THE LIFE OF GUN KRONZELL-MOULTON (1930 - 2011)

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Status: Finished  |  Genre: Memoir  |  House: Booksie Classic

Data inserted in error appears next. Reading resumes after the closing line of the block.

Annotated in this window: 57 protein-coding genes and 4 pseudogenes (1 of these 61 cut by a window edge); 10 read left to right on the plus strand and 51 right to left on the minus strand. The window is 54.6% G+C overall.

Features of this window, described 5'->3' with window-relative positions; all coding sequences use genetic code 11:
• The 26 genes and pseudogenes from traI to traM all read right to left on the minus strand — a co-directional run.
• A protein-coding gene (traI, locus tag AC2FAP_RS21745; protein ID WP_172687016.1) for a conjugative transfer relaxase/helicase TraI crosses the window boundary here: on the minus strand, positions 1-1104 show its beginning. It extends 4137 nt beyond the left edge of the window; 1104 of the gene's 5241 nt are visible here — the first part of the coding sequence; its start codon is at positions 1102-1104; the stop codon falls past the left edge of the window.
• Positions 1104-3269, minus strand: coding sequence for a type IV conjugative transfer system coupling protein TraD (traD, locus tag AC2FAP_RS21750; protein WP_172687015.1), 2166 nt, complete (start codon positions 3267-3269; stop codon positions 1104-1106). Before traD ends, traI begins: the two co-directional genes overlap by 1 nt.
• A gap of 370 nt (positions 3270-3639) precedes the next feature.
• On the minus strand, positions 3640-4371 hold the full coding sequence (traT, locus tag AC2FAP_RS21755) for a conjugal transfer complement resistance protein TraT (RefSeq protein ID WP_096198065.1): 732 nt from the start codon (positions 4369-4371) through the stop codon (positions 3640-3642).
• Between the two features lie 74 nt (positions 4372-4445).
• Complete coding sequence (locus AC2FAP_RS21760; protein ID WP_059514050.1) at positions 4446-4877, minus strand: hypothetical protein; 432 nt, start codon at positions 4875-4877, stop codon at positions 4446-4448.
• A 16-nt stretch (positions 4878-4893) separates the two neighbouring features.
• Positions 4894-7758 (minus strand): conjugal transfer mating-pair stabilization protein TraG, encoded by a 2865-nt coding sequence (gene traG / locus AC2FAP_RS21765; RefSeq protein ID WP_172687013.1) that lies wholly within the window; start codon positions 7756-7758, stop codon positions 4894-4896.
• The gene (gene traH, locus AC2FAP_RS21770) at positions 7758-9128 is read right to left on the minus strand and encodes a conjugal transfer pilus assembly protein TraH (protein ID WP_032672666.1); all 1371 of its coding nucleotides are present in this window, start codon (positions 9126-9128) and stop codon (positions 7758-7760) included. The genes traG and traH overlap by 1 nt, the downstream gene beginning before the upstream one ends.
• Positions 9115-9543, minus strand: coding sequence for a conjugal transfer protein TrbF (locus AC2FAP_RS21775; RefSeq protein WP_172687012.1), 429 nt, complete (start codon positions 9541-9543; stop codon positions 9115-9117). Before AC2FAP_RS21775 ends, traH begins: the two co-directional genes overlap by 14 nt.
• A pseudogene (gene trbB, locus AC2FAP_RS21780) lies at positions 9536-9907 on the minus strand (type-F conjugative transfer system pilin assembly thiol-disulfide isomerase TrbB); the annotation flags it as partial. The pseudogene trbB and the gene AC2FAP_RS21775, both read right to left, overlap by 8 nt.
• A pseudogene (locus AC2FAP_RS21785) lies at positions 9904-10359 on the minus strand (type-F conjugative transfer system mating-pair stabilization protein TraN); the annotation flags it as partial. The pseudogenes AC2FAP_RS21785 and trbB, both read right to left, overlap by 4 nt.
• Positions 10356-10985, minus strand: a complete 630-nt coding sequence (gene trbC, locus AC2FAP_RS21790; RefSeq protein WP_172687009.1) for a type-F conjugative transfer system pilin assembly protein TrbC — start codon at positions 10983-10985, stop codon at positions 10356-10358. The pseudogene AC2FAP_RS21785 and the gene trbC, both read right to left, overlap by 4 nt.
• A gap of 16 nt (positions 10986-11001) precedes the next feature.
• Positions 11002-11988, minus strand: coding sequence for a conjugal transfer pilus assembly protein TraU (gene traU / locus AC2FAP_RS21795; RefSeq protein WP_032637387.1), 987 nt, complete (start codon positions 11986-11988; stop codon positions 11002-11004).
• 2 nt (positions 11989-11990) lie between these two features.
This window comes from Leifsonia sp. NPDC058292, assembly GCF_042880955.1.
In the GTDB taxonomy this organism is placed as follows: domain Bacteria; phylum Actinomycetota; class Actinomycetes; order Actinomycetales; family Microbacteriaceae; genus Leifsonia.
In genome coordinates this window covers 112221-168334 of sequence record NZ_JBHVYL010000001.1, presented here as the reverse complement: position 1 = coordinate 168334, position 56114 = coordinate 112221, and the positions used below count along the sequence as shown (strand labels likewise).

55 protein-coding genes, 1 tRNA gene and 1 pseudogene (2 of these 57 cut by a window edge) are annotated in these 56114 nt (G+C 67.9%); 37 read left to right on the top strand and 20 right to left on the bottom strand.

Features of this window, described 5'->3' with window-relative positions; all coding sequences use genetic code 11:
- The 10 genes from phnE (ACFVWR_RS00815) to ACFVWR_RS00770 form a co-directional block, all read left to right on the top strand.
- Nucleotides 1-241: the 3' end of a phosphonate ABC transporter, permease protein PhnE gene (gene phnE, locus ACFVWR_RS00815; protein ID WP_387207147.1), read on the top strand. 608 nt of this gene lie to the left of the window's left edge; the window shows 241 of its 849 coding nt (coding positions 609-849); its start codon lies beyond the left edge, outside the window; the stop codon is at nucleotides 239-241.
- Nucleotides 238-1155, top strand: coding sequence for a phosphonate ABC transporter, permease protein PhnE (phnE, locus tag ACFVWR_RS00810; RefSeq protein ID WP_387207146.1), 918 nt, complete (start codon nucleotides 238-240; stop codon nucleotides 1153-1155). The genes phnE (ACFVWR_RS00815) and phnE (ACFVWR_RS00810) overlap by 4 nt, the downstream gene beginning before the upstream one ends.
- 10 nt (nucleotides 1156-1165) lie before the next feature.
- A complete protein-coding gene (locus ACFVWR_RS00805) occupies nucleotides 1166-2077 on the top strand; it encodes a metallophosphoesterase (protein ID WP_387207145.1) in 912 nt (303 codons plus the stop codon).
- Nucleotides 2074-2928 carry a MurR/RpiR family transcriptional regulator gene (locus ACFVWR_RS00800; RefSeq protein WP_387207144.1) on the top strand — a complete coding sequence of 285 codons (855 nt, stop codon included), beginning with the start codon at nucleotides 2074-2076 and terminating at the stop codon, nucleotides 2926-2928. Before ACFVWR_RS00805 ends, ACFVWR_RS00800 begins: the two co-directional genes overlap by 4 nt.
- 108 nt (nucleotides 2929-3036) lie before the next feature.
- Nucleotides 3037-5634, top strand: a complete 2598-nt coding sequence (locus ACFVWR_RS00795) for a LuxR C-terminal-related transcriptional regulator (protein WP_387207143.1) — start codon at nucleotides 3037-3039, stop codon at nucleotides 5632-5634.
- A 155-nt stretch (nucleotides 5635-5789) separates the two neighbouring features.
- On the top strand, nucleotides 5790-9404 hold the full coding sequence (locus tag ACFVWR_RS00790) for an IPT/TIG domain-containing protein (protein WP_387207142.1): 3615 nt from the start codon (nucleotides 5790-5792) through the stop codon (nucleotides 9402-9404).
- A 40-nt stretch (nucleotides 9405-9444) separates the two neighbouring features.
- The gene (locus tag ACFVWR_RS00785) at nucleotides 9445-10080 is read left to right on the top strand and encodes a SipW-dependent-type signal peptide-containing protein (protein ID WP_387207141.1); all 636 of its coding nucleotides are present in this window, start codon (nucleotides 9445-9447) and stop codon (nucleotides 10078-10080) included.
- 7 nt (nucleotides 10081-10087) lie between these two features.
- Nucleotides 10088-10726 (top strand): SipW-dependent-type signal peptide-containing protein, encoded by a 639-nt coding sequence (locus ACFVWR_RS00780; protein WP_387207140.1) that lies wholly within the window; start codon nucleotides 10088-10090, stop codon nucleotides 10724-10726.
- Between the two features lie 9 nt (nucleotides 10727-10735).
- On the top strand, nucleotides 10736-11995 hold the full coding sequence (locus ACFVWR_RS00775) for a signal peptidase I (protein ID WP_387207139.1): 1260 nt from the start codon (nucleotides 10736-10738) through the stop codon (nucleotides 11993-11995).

The life and career of one of Sweden's finest opera-exports to the world: Gun Kronzell.

Submitted: July 05, 2013

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Submitted: July 05, 2013